Photography is a tricky thing.1
Photography is both art and science. It is record and story. It is truth and fiction.
From the moment we enter the wedding planning world, we start to develop a love-hate relationship with photographs. First, you’re bombarded with brightly saturated, shallow depth-of-field pictures of cute and trendy must-haves. If you’re anything like me, you likely got wide-eyed with the possibilities… and then you got pissed off. This stuff costs how much? Do they think I’m freaking Martha Stewart over here? I don’t have time to make 200 pinwheels by hand! These expectations are ridiculous!
Then, you’re bombarded with photographs of other weddings. At first, they look amazing. Thirty weddings in, you suddenly realize that the joke is on you, because you’ve clearly been looking at different details of the same exact wedding shoot. All the brides and grooms have now blended into one cute, hip, impossibly thin couple with a propensity for adorably mismatched vintage place settings. You gradually realize that the style blogs are full of shit.
Somewhere along the way — probably in self-defense — you begin to scoff at the phrase blog-worthy. Blog-worthy? Whatever. We are real people with real weddings. We come in every size, shape, color, backstory, and age bracket available. We have ugly cries and mountains of stress and poorly-crafted decorations and half-assed centerpieces. Oh, we are worthy in every sense of the word, dammit — we’re just not going to be featured on Style Me Pretty or Snippet & Ink any time soon. As in, like, ever.
So then you switch to only looking at photographs of “real” weddings. Ah, finally, a place to call home. A place where the people look different and the sentiment can’t be faked. But that’s not the best plan, either. Because, oh my god, how do these people still manage to look so amazingly good? They seem so genuine, happy, and emotional. Everyone is so present in their own individual moments. Everything looks like it came together so well, and without a hint of drama. The guests are all smiling and crying. Somehow, all of their outfits are better than the ones you’re considering for your own wedding. All of their details are more poignant than your own. It all looks so effortless. And even while your heartstrings are being tugged, your brain is lamenting the fact that your wedding could never, ever, ever look like this.
Or maybe, after all, it was just me who went through this. The endless cycling between scoff and swoon; covet and resent.
Understandably, I developed a bit of anxiety around wedding photography. Because I understood what it felt like inside the planning of my own wedding, and it did not seem to line up with what I was seeing on my computer screen. I didn’t feel coordinated. I didn’t feel prepared. I didn’t feel pretty. I didn’t even necessarily feel happy — at least at first. From the outset my wedding seemed like a useless pile of last-minutes, halfhearteds, and coulda-shouldas. I was afraid that I shouldn’t expect very much to come from it.2
Then, just a few weeks after the wedding, I saw the first pictures our photographer Christina Richards posted on her blog. And I thought: Oh, my god. My wedding looks blog-worthy.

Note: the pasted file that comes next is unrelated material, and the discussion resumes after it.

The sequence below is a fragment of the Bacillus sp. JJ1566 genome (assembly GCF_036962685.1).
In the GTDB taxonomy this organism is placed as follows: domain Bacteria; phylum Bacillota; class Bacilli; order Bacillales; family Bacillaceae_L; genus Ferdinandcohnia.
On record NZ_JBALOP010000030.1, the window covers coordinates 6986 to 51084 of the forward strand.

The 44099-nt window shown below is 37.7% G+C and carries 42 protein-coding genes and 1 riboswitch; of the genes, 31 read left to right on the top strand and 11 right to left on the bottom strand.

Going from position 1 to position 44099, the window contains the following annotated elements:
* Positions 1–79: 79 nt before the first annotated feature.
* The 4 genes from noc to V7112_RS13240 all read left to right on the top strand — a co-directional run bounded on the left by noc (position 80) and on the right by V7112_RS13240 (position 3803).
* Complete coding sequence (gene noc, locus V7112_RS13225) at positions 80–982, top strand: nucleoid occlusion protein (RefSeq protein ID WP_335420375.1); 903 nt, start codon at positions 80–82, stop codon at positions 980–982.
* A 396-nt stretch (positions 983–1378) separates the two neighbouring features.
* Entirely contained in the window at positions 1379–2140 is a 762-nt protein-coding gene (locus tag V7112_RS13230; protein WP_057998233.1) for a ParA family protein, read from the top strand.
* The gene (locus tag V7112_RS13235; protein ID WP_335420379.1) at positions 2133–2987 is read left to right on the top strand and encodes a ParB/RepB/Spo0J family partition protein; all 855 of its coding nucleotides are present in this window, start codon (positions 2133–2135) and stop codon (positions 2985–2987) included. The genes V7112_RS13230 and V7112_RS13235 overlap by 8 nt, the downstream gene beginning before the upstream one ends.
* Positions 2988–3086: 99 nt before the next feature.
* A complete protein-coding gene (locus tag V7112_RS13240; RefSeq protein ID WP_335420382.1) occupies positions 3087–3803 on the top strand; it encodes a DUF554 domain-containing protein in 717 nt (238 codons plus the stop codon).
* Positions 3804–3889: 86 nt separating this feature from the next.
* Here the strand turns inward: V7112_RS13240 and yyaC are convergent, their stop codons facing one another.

And I loved it.
And I was confused as hell about this.
It took me a long time to sort through it. Hell, even now, as I write this, I’m not sure I quite understand. I feel like I spent so long alternately railing against the relentless visual imagery and succumbing to it that I almost feel embarrassed that my wedding photographs look so good. Does this make me fake, too? Am I a style blog waiting to happen?
No. Of course not.
Am I suggesting that the only way to make your wedding look really good is to hire a professional photographer?
No. Of course not. Meaning isn’t generated via photographs. And if professional photography isn’t your bag, don’t do it. Spend your money on something you care about more.
Here I feel the need to wrap this up with some sort of call to action. A proposal to redefine the meaning of blog-worthy, perhaps. A rallying cry to take back our self-worth from the badlands of other-wedding-envy. But no. What we need is some good old-fashioned sense kicked into us. We need to stop listening to others.3 We need to stop caving in so easily to doubt. We need to stop feeding those voices that say I could never look like that or my wedding could never be that nice / pretty / cool / sincere / relaxed.
Because I saw my wedding from the ugly, messy inside. And what came out of it, both on film and in real life, was still beautiful. No, you can’t see the shitty stuff that went on behind the scenes in my photos. You can’t see all the stress and tears and hard work and late nights. You can only see the beauty of that day, and the love. And what I said up there, that meaning cannot be generated via photography? I mean that. But what’s also true is that a good photographer can take the best parts of your day and make art out of them.
Go. Please go and look at our wedding photos on Christina’s blog. If you like the photos there, please leave her a kind comment. She sure as hell deserves it.
1 Okay, this totally goes completely against the tone of this post, but whenever I read over this line I hear it spoken in my head in the same way Rick James said “Cocaine is a hell of a drug” in that one Chappelle Show skit. No? No? Come on.
2 I mean, except the happiness that comes from being married, of course.
3 Easy as pie, non?